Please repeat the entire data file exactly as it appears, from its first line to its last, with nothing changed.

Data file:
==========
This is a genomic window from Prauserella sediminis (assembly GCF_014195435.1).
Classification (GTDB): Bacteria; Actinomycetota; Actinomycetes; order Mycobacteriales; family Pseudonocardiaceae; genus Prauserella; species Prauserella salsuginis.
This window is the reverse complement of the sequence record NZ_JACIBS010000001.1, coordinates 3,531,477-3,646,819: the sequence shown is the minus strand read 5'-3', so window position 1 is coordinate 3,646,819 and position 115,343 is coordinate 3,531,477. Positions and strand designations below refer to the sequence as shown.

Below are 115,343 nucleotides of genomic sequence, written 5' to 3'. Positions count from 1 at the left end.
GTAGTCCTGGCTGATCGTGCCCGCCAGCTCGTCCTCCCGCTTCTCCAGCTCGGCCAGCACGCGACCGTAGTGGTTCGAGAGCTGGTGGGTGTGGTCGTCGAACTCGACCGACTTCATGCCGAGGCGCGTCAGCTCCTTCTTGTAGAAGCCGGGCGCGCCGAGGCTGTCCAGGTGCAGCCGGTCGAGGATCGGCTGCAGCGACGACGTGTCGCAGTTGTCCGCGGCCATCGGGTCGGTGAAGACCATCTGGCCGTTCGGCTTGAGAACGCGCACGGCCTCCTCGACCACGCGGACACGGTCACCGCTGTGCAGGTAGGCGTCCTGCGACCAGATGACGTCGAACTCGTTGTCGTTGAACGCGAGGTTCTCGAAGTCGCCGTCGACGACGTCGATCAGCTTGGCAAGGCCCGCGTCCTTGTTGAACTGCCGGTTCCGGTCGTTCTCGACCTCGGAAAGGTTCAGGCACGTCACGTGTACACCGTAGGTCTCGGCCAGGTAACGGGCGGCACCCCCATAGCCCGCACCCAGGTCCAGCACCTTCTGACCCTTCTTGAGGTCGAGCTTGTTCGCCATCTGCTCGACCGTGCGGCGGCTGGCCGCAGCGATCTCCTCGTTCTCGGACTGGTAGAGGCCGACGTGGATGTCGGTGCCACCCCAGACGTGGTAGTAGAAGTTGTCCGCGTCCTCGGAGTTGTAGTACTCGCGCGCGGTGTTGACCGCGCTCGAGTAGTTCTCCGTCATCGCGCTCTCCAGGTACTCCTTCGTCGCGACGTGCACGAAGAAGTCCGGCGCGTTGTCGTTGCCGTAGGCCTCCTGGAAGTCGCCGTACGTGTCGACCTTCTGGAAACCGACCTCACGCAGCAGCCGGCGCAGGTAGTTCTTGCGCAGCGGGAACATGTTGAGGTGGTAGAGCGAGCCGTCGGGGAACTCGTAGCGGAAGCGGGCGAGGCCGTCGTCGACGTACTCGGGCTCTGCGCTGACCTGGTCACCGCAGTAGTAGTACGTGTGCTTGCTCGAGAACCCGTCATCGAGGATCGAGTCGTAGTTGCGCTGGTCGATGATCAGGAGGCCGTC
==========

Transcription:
This is a genomic window from Prauserella sediminis (assembly GCF_014195435.1).
Classification (GTDB): Bacteria; Actinomycetota; Actinomycetes; order Mycobacteriales; family Pseudonocardiaceae; genus Prauserella; species Prauserella salsuginis.
This window is the reverse complement of the sequence record NZ_JACIBS010000001.1, coordinates 3,531,477-3,646,819: the sequence shown is the minus strand read 5'-3', so window position 1 is coordinate 3,646,819 and position 115,343 is coordinate 3,531,477. Positions and strand designations below refer to the sequence as shown.

Below are 115,343 nucleotides of genomic sequence, written 5' to 3'. Positions count from 1 at the left end.
GTAGTCCTGGCTGATCGTGCCCGCCAGCTCGTCCTCCCGCTTCTCCAGCTCGGCCAGCACGCGACCGTAGTGGTTCGAGAGCTGGTGGGTGTGGTCGTCGAACTCGACCGACTTCATGCCGAGGCGCGTCAGCTCCTTCTTGTAGAAGCCGGGCGCGCCGAGGCTGTCCAGGTGCAGCCGGTCGAGGATCGGCTGCAGCGACGACGTGTCGCAGTTGTCCGCGGCCATCGGGTCGGTGAAGACCATCTGGCCGTTCGGCTTGAGAACGCGCACGGCCTCCTCGACCACGCGGACACGGTCACCGCTGTGCAGGTAGGCGTCCTGCGACCAGATGACGTCGAACTCGTTGTCGTTGAACGCGAGGTTCTCGAAGTCGCCGTCGACGACGTCGATCAGCTTGGCAAGGCCCGCGTCCTTGTTGAACTGCCGGTTCCGGTCGTTCTCGACCTCGGAAAGGTTCAGGCACGTCACGTGTACACCGTAGGTCTCGGCCAGGTAACGGGCGGCACCCCCATAGCCCGCACCCAGGTCCAGCACCTTCTGACCCTTCTTGAGGTCGAGCTTGTTCGCCATCTGCTCGACCGTGCGGCGGCTGGCCGCAGCGATCTCCTCGTTCTCGGACTGGTAGAGGCCGACGTGGATGTCGGTGCCACCCCAGACGTGGTAGTAGAAGTTGTCCGCGTCCTCGGAGTTGTAGTACTCGCGCGCGGTGTTGACCGCGCTCGAGTAGTTCTCCGTCATCGCGCTCTCCAGGTACTCCTTCGTCGCGACGTGCACGAAGAAGTCCGGCGCGTTGTCGTTGCCGTAGGCCTCCTGGAAGTCGCCGTACGTGTCGACCTTCTGGAAACCGACCTCACGCAGCAGCCGGCGCAGGTAGTTCTTGCGCAGCGGGAACATGTTGAGGTGGTAGAGCGAGCCGTCGGGGAACTCGTAGCGGAAGCGGGCGAGGCCGTCGTCGACGTACTCGGGCTCTGCGCTGACCTGGTCACCGCAGTAGTAGTACGTGTGCTTGCTCGAGAACCCGTCATCGAGGATCGAGTCGTAGTTGCGCTGGTCGATGATCAGGAGGCCGTC